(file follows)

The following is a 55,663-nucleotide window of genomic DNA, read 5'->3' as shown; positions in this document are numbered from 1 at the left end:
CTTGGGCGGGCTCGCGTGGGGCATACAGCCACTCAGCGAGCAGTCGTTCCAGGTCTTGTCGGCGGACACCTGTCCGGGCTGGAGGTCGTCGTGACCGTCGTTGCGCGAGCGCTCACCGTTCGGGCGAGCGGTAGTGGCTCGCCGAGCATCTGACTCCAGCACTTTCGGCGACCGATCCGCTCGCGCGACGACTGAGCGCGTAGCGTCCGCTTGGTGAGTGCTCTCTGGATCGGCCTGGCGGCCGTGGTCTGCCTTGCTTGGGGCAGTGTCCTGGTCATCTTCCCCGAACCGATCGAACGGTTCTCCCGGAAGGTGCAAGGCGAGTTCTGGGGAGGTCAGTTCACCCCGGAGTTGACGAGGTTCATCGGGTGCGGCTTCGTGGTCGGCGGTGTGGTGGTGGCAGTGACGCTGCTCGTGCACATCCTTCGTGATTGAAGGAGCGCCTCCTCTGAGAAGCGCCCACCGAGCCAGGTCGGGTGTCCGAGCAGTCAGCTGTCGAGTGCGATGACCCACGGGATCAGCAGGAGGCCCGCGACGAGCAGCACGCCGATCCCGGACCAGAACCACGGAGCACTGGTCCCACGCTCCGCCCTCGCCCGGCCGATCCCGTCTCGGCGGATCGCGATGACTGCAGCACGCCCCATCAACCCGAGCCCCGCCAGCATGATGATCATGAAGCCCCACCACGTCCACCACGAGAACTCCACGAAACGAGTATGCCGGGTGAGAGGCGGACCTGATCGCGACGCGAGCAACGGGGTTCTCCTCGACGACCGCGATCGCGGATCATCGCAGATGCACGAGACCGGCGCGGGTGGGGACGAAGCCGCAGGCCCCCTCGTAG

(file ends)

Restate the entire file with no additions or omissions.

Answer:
The following is a 55,663-nucleotide window of genomic DNA, read 5'->3' as shown; positions in this document are numbered from 1 at the left end:
CTTGGGCGGGCTCGCGTGGGGCATACAGCCACTCAGCGAGCAGTCGTTCCAGGTCTTGTCGGCGGACACCTGTCCGGGCTGGAGGTCGTCGTGACCGTCGTTGCGCGAGCGCTCACCGTTCGGGCGAGCGGTAGTGGCTCGCCGAGCATCTGACTCCAGCACTTTCGGCGACCGATCCGCTCGCGCGACGACTGAGCGCGTAGCGTCCGCTTGGTGAGTGCTCTCTGGATCGGCCTGGCGGCCGTGGTCTGCCTTGCTTGGGGCAGTGTCCTGGTCATCTTCCCCGAACCGATCGAACGGTTCTCCCGGAAGGTGCAAGGCGAGTTCTGGGGAGGTCAGTTCACCCCGGAGTTGACGAGGTTCATCGGGTGCGGCTTCGTGGTCGGCGGTGTGGTGGTGGCAGTGACGCTGCTCGTGCACATCCTTCGTGATTGAAGGAGCGCCTCCTCTGAGAAGCGCCCACCGAGCCAGGTCGGGTGTCCGAGCAGTCAGCTGTCGAGTGCGATGACCCACGGGATCAGCAGGAGGCCCGCGACGAGCAGCACGCCGATCCCGGACCAGAACCACGGAGCACTGGTCCCACGCTCCGCCCTCGCCCGGCCGATCCCGTCTCGGCGGATCGCGATGACTGCAGCACGCCCCATCAACCCGAGCCCCGCCAGCATGATGATCATGAAGCCCCACCACGTCCACCACGAGAACTCCACGAAACGAGTATGCCGGGTGAGAGGCGGACCTGATCGCGACGCGAGCAACGGGGTTCTCCTCGACGACCGCGATCGCGGATCATCGCAGATGCACGAGACCGGCGCGGGTGGGGACGAAGCCGCAGGCCCCCTCGTAG